#11 posted 07-11-2011 05:17 PM

David:

‘nother great source of general info, but without too much direction about species …..

http://www.wvu.edu/~exten/infores/pubs/other/wooddr2.pdf

-- -- Neil

View dbhost's profile

dbhost

5609 posts in 2699 days


#12 posted 07-11-2011 05:19 PM

That is a good question. To be honest at best I can tell you, I have pine that has been in my garage since 2003 that is at 9%. I have oak that has been there since 2007 that is 9% as well. I think that is the equalibrium.

On this walnut, it depends on where I probe it, but it is at 9 to 10%. And that 10% reading flickers 9 and 10 depending on how I hold the cheapo meter… I think I am there, I am probably just being paranoid.

I wonder if my wife would be too offended if I took the moisture meter to one of the chairs in the kitchen….

-- My workshop blog can be found at http://daves-workshop.blogspot.com

View Scsmith42's profile

Scsmith42

125 posts in 2144 days


#13 posted 07-11-2011 06:25 PM

Each area has it’s own MC% that the wood will equalize to, depending upon temp and RH%. Interior wood in a modern air conditioned house will typically be between 6% – 8%. Exterior wood in the 12% – 16% range, depending upon the time of year.

Stickers are typically between 3/4” to 1” thick, and made from dry wood (I’ve also seen them made from conduit). NBeener is correct in that your lumber needs to be stickered in order to equalize with the environment. 3/8” is a bit thin, as it discourages airflow around the stack. For equalizing, you don’t need a huge air flow, but you do need some.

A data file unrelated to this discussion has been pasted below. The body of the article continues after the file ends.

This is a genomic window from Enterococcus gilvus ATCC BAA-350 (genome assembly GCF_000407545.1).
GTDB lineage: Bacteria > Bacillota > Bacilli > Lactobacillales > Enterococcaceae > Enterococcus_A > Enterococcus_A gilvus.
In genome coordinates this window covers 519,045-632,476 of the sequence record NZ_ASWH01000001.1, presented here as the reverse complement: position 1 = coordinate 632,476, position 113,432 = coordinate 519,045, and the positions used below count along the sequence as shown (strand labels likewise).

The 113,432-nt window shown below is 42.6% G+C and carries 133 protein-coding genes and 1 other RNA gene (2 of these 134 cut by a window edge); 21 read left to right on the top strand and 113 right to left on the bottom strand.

A good option if you don’t have dry stickers handy is to stand the wood vertically along your walls. Since it is already dry, you don’t really need to worry about it moving, and you’ll have great airflow around your boards. If you stand multiple boards against one another, be sure that you’ve got 1-1/2” or so clearance at the bottom between the boards, or shoot for 1” with a spacer between them at the top. Minimize the lean to the extent that you can.

-- Scott, North Carolina, www.quartersawnoak.com

View Bertha's profile

Bertha

13003 posts in 2160 days


#14 posted 07-11-2011 06:50 PM

When I had my floors put in, the contractors let the wood sticker in my home for 10 days. They cut all the boxes open & the boards were stickered on what looked like 1/2 inch pine. I had head-high mountains of maple; it was a glorius time. Calm before the storm. My house soon looked like a battleground.

-- My dad and I built a 65 chev pick up.I killed trannys in that thing for some reason-Hog